Small-cap stocks and exchange traded funds might not be the first assets on investors’ minds these days owing to a poor start to 2022, but in recent weeks, smaller stocks are showing some grit. That’s only one reason to consider the SPDR S&P SmallCap 600 ESG ETF (ESIX).
“After suffering bruising losses earlier this year, shares of many small, domestic-focused companies are outshining the large-capitalization stocks that dominate the U.S. equity markets. In October, the S&P 600 small-cap index has risen 5.3%, beating the large-cap S&P 500’s 2.6% increase. For the year, the S&P 600 is on pace to outperform the S&P 500 for the first time since 2016,” reports Hannah Miao for the Wall Street Journal.
Those performance numbers are intriguing and relevant because ESIX follows a derivative of the S&P SmallCap 600 Index; the stocks inside this small-cap ETF are ideally positioned for today’s strong dollar environment.
Owing to the Federal Reserve’s late arrival to the inflation-fighting party, the central bank is taking aggressive steps to boost interest rates. In the process, the U.S. dollar is thumping other major currencies this year. That’s bad news for export-driven large-cap companies, but it’s a plus for smaller firms that do the bulk of their business on a domestic basis.
“Smaller companies are more insulated from adverse foreign-exchange effects because they derive more of their business stateside. Companies in the S&P 600 generate just 20% of their revenue outside the U.S., compared with S&P 500 constituents that make 40% of sales abroad, according to FactSet,” reports the Journal.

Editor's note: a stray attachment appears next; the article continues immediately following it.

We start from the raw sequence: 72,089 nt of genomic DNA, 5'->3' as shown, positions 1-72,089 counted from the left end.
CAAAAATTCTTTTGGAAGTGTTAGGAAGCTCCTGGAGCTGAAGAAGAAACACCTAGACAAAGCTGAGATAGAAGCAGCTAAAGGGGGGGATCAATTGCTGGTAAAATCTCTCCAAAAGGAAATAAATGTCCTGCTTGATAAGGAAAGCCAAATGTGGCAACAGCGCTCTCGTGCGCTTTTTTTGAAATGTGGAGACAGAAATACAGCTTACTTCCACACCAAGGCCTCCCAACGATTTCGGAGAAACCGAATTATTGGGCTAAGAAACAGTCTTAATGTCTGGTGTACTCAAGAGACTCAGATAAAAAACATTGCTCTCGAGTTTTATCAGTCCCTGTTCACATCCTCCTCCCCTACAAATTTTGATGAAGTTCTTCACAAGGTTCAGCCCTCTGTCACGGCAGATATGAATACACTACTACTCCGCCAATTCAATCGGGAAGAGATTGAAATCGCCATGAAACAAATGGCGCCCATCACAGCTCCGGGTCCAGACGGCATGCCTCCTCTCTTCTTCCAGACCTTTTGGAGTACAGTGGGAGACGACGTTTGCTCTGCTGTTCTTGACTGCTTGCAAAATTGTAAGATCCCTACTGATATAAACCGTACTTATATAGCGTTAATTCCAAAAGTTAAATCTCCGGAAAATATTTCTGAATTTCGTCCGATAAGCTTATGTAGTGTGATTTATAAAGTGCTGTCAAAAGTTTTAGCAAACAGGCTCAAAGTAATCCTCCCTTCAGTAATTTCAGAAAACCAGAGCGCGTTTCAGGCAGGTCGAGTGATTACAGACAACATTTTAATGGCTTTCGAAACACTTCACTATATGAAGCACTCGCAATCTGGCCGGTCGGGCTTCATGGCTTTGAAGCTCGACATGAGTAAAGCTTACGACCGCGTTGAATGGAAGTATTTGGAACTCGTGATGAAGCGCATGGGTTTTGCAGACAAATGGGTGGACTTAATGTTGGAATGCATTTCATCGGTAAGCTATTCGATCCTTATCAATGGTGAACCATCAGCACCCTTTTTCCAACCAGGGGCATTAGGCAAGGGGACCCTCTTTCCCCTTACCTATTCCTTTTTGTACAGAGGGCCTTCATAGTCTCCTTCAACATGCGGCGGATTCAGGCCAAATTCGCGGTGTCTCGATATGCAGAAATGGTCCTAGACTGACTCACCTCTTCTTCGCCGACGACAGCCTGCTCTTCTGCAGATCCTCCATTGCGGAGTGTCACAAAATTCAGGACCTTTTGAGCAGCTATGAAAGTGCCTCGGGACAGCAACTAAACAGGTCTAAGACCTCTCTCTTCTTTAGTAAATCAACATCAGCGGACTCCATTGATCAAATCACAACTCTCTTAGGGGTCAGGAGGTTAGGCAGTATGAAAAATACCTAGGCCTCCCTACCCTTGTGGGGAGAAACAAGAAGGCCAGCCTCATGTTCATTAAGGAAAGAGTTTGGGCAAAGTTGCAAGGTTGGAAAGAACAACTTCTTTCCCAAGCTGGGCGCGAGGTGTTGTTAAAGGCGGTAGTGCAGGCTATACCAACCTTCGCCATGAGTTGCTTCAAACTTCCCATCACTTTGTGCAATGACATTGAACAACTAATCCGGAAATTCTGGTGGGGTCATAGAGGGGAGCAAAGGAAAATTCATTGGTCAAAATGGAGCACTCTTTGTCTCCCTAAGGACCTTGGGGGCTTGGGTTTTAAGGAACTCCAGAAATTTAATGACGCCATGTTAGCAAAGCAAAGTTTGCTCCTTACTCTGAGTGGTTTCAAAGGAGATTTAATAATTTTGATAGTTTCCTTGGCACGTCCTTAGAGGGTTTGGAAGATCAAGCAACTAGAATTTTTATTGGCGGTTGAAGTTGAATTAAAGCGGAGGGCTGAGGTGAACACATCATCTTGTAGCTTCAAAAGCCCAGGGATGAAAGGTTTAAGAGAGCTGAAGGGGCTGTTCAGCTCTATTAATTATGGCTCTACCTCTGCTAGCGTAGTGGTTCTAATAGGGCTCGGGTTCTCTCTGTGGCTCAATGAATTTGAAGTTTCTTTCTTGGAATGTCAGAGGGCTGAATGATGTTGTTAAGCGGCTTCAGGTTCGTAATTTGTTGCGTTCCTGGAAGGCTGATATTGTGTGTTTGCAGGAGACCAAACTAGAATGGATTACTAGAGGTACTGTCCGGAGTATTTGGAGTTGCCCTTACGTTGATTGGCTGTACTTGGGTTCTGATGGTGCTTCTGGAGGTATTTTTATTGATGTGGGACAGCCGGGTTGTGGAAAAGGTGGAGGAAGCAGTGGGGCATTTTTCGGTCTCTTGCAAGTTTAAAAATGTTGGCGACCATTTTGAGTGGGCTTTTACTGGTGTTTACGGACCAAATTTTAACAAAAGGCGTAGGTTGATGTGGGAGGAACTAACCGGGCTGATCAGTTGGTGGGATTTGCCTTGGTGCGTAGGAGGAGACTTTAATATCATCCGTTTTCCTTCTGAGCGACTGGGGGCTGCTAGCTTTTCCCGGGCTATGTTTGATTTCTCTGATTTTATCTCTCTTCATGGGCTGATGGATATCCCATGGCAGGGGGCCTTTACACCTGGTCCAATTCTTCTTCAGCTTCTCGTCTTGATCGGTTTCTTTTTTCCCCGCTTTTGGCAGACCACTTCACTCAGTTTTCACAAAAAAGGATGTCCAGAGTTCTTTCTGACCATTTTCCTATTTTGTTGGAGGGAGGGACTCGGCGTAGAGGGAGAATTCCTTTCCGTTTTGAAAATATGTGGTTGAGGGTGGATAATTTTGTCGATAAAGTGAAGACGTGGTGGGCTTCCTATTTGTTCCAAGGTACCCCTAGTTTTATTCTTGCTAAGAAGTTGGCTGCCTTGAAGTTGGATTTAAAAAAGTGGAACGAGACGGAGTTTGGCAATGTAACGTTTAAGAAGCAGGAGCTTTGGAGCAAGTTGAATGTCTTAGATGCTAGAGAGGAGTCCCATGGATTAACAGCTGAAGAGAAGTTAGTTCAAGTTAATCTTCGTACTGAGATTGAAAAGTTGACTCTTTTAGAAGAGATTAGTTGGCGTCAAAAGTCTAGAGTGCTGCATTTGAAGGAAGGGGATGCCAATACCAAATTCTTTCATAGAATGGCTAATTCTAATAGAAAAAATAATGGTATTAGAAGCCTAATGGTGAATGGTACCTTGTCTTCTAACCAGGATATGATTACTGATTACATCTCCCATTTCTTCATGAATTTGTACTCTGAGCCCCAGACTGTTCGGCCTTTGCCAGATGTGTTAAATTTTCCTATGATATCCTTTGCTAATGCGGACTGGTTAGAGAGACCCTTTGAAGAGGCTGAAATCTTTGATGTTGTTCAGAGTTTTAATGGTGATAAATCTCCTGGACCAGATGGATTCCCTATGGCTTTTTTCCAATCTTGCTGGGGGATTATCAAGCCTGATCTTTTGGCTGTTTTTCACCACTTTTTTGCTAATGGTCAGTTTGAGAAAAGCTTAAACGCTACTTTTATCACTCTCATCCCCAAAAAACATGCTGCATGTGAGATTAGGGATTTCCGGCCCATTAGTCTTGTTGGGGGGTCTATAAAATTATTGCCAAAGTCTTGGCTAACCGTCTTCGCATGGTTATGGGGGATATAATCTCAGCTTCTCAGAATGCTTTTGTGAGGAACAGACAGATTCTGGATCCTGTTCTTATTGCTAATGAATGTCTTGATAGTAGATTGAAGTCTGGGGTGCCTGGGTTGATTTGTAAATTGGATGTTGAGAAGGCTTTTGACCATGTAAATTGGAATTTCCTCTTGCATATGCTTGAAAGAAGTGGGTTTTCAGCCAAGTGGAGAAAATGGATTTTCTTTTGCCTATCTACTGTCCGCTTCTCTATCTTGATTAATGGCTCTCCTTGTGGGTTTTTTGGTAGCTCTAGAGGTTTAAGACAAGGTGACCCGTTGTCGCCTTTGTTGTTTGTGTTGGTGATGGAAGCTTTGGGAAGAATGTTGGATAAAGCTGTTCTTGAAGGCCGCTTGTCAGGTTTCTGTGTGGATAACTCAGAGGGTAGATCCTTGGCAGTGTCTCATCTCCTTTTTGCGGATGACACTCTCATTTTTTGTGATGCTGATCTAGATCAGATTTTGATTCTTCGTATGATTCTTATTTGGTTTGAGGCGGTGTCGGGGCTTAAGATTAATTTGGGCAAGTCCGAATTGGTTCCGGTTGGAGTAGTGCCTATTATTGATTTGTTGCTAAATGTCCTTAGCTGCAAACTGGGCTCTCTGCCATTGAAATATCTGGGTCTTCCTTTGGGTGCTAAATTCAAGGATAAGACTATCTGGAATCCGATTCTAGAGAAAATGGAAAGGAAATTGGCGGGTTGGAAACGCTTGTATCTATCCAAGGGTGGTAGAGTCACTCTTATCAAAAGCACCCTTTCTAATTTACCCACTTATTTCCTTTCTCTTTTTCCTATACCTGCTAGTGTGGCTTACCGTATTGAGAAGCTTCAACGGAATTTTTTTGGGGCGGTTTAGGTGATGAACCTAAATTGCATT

ESIX’s sector composition reflects a heavily domestic profile. For example, financial services is the ETF’s largest sector weight at almost 21%, while healthcare, consumer discretionary, and real estate stocks combine for over 30% of the fund’s lineup.
Bolstering the appeal of ESIX is that investors can access the quality attributes of stocks with favorable environmental, social, and governance (ESG) traits without having to absorb excessive valuations for the privilege. In fact, small-caps are downright expensive at the moment.
“The valuations of small-caps look even more attractive when compared with large-cap stocks. The S&P 600 is trading at 10.8 times expected earnings over the next 12 months, according to FactSet as of Friday. That is below its 20-year average of 15.5 and well below the S&P 500’s forward price/earnings ratio of 15,” according to the Journal.
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The opinions and forecasts expressed herein are solely those of Tom Lydon, and may not actually come to pass. Information on this site should not be used or construed as an offer to sell, a solicitation of an offer to buy, or a recommendation for any product.